Unsurprising that you would quote Anita Saarkesian, was Jaime not being "acted upon" when his hand was cut off?

Theron Couture's picture
Theron Couture September 14, 2015 - 5:33pm

I think the greatest issue with rape in literature is not the devaluation of the woman or the dehumanization of the male, but of the tendency to forget that any forceful sexual act comes from a position of power and strength. Abuse of said power over a weaker victim is the real issue. Rarely does mainstream literature explore the dynamic of rape beyond its use as a paternalistic trope. Not all victims of sexual assault/abuse are women, and not all perpetrators of sexual assault/abuse are men. Arguing over specific character treatments when the very act of rape has become the goto device for flattening character identity is missing the point of the problem entirely. Even legal terminology for what amounts to the same forceful set of actions uses differing vocabulary, leading to a separate but equal treatment of the same crime.

Andreia Marques's picture
Andreia Marques from Brazil is reading Oryx and Crake - Margaret Atwood September 14, 2015 - 6:02pm

"Sansa never had control of her story. That's the point of Sansa, that she is unable to claim her own destiny and therefore gets shunted around from person to person until her strategic usefulness dries up, unlike Arya(another woman btw). She didn't lose control of her story when she was raped, she never had control to begin with."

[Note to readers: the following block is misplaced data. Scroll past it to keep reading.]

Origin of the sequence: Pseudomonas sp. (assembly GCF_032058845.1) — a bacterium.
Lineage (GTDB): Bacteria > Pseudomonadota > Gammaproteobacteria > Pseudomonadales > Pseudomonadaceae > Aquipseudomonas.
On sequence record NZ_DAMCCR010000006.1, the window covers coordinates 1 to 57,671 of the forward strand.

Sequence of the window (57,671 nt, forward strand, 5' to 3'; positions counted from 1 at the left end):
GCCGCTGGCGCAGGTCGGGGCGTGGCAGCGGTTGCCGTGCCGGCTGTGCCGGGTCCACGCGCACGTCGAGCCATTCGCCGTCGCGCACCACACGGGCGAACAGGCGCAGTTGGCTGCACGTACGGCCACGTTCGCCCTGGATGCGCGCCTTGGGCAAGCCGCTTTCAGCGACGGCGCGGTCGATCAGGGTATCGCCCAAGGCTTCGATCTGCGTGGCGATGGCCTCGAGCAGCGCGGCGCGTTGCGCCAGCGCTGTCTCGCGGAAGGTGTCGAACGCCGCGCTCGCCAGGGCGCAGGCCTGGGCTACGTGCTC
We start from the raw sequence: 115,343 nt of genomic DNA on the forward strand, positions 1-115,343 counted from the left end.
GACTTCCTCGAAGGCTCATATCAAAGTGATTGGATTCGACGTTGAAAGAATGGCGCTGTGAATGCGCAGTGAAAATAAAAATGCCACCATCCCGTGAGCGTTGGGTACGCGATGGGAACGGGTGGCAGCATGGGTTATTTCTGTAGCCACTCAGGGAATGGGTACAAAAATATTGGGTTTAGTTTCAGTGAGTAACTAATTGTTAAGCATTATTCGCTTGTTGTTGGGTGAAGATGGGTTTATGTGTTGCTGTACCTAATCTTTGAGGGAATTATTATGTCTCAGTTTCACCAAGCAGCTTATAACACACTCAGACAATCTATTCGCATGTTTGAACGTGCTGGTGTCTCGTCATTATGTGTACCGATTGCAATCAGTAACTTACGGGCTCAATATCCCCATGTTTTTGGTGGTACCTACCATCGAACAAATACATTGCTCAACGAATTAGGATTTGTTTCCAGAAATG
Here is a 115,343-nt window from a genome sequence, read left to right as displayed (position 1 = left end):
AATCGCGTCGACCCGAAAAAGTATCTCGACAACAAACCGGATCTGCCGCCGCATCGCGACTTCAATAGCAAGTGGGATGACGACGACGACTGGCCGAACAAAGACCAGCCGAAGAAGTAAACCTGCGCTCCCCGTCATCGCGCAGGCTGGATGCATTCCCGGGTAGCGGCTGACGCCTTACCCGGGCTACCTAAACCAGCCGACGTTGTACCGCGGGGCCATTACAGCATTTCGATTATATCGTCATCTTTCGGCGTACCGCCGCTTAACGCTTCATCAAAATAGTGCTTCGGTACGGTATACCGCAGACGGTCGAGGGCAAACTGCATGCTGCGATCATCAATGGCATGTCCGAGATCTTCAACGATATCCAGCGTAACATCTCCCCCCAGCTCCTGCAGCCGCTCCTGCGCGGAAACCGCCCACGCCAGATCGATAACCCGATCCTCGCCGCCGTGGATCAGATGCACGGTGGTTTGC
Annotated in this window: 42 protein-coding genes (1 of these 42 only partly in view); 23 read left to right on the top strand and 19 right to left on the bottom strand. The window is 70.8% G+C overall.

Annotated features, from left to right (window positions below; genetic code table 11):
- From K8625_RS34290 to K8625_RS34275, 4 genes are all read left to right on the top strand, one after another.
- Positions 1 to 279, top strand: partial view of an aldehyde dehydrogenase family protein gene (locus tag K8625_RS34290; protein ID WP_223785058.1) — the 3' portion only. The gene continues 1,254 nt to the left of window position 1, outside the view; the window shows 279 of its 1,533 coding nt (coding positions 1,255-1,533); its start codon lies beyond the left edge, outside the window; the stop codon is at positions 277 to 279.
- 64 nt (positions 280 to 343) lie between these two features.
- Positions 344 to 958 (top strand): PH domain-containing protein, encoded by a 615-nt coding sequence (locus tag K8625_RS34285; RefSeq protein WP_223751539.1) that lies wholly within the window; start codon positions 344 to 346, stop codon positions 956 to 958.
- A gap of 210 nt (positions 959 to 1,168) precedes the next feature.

She lost the command of her own storyline when the authors axed it in the name of making Ramsey - a seriously minor character - more evil for views.

In the book series, it's shown that Sansa is learning and beginning to be a player in the Game of Thrones. Sure, she's in control of another man, but she's learning and beginning to take the reins of her own life. She helps, she connives, and she is beginning to earn her empowerment.

In the series, she's raped and then saved by a dude. There is no growth, there is no change, merely continuation of her suffering.

So *any* character growth she could have was axed for Ramsey and Reek's sake, even though they matter absolutely not at all in the books. Because they needed an obvious Big Bad and Reek needed his redemption.

Also, while rapists are evil by default, they are not always "flay the victims alive, hunt women with wild dogs, mutilate people for shits and giggles" obvious evil, and that's what they mean by demonic evil. Sometimes they're dads, they're well-known and well-liked in their communities, they're generally considered normal, upstanding citizens. Nobody would claim Ramsey is a normal person, because he's *obviously* evil. That's what they mean. Rapists are not always - actually, they're much more likely not to be -  obviously, nearly comically evil like Ramsey, yet media keeps portraying them as such.

Most of the time, the rapists are the Ned Starks, not the Ramsey Boltons of the world.

Dwayne's picture
Dwayne from Cincinnati, Ohio (suburbs) is reading books that rotate to often to keep this updated September 14, 2015 - 7:05pm

@Rob - 

It's important to write strong female characters

I'm hoping you don't mean all females should be written as strong characters.

@tracitse - 

Wait what? I'm not saying it is good storying telling to have every woman need a man to come to save her, but a guy trying to help someone in a bad spot deserves to have that woman scorn him and come back and have power over him? What kind of narrative is that? No good deed goes unpunished?

Shel T. Ferlan's picture
Shel T. Ferlan September 14, 2015 - 9:16pm

May I suggest you Baise moi, a French film about rape and payback wrote, acted and directed by women. It's hard and disturbing but I believe it matches the point.

Dinah Day's picture
Dinah Day September 15, 2015 - 12:39pm